You might imagine that...

Matrix m1 = ...

Matrix m2 = ...

Matrix m3 = m1 * m2;

...(I should add in C#) would give you a matrix m3 which represents the results of m1's operations FOLLOWED BY m2's. But no; it's the OPPOSITE, m2 followed by m1.

To say this is counter-intuitive is a massive understatement, and of course if it gets changed 3D worlds everywhere will turn inside out or disintegrate, so live with it we must. I say rediscovered because I remember falling down this same hole a couple of years ago.

There's probably a reasoned argument as to why it's done this way. and I seem to recall GDI+'s matrices do the same thing. Equally I also seem to recall that quaternions in C++ do the opposite; q1 * q2 is q1 followed by q2. So my top tip is next time things look wrong after a matrix calculation, flip the multiplication order and maybe all will be well without you having to write "X", "Y" and "Z" on the edges of a CD cover and invest an hour of your day experiencing the feeling that you may be going mad!

]]>If you haven't registered yet and fancy spending a Saturday chez Microsoft with your fellow .NET fans, users, critics, and of course the floating voters, you can register here. The agenda's here; it's a fantastic mix of the technical and the slightly-less-technical and we can promise you a very enjoyable and thought-provoking day, punctuated by lunch and the odd chocky bikky.

That said, the word's got round and we're close to 85% of the capacity of our three big meeting rooms, so if you would like to come along now would be a very good time to reserve your spot. If you fancy speaking at a future event, to share your experiences and insights, this would be a great opportunity too to meet Craig, Phil and Benjamin and help them shape the agenda for the next DeveloperDeveloperDeveloper; be assured they're men of integrity so cheap bribes like "I saved you the last Bourbon" won't influence them in any way :-)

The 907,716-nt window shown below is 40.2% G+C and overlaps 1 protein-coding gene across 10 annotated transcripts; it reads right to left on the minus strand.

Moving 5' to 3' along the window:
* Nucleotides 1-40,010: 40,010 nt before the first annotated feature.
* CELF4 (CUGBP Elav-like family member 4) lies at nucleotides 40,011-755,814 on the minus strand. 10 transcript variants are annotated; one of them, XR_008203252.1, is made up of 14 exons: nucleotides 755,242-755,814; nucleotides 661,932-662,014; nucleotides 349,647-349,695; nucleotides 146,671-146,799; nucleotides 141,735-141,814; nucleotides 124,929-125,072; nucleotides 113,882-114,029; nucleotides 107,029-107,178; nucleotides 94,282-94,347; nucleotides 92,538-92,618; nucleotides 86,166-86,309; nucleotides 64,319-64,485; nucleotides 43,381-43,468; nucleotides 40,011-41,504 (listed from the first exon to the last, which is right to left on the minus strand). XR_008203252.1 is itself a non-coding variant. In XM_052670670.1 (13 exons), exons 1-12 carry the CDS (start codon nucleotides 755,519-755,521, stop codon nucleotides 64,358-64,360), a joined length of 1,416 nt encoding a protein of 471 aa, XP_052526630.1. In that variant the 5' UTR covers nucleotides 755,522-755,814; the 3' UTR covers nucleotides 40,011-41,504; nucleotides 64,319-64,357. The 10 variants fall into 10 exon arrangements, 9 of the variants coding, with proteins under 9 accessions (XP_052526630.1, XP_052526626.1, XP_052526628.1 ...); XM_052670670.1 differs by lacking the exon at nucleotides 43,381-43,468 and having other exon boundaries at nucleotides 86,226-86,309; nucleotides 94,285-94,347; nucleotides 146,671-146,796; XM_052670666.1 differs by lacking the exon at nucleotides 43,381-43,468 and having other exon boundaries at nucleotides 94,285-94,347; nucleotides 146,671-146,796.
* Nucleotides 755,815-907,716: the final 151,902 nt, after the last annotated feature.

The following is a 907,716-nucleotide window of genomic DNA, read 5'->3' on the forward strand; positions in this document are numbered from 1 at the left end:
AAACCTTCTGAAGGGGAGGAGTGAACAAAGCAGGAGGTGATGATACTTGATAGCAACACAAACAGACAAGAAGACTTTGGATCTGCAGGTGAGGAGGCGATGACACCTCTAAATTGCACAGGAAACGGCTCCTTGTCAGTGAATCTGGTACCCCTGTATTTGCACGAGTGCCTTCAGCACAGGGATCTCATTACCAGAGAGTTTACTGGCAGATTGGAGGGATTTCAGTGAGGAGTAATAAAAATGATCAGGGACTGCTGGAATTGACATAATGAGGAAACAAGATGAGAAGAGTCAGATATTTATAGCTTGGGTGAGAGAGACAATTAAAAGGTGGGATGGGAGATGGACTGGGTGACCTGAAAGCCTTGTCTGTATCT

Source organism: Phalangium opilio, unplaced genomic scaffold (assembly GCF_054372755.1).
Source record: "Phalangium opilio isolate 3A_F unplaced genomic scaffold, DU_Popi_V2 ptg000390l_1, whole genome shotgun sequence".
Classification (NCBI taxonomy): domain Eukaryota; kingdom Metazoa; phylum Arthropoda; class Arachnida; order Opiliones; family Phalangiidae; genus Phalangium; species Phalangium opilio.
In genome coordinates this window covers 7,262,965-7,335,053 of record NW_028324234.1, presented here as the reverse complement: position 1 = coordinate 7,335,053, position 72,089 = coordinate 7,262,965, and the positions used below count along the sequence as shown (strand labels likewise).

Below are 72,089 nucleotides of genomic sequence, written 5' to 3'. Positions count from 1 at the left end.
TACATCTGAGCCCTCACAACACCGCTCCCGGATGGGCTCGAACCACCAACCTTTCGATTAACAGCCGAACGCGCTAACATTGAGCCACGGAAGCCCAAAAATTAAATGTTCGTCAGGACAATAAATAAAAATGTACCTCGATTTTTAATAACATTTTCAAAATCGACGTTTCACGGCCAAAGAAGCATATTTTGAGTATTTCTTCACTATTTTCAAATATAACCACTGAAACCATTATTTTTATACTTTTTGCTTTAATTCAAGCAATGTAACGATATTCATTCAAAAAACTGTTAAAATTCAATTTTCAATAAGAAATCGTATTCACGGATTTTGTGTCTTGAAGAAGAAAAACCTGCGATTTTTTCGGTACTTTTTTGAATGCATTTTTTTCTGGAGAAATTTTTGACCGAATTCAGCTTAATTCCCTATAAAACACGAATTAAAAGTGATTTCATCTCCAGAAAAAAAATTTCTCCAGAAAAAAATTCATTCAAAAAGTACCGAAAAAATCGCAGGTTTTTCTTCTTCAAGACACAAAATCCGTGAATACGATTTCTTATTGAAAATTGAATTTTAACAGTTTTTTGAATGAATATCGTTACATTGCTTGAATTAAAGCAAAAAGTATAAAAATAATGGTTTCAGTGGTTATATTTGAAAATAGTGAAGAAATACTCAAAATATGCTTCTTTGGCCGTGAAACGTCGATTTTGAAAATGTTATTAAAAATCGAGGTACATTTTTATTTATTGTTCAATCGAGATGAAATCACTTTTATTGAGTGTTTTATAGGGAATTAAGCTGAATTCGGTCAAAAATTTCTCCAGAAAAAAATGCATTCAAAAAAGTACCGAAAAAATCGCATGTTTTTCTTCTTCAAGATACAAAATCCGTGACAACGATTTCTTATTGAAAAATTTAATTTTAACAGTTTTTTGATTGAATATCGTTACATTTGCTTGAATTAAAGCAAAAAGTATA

We look forward to seeing you there!

]]>using Microsoft.Premises;

namespace DeveloperDeveloperDEVELOPER

{

class ByDeveloperForDeveloperEvent

{

string date = "Saturday May 14th 2005";

string location = "Microsoft

bool isRelaxedAndInformal = true;

bool isTechnologyFocusDotNet = true;

bool isLunchProvided = true;

bool arePresentersFromMicrosoft = false;

bool isOnASaturday = true;

bool isFree = true;

public void EnjoySessions()

{

for(int iTrack = 0 ; iTrack < 2 ; iTrack++)

{

for(int iSession = 0 ; iSession < 6 ; iSession++)

{

AttendSession(iTrack, iSession);

}

}

}

public void AttendSession(int iTrack, int iSession)

{

//TODO

// if (I want to share my experiences and knowledge of

// .NET with other developers)

// {

// Suggest a title for a presentation I'd like to give

// to

// }

// if (I want to hear about my peers' experiences and learnings)

// {

// Come along,listen, chat, ask questions...

// REGISTER HERE!

// }

}

}

}

]]>

My latest passion is for rabbiting about developing for Office in managed code. If your perception of Office dev is solely confined to the world of VBA macros be prepared to be very surprised - the story changes ever so slightly.. okay... hugely with Visual Studio Tools for Office (VSTO to its pals) and even hugelier (?) for the version that'll arrive very soon with Whidbey. Even the story for managed code with the less-than-current versions of Office is much richer than you might expect.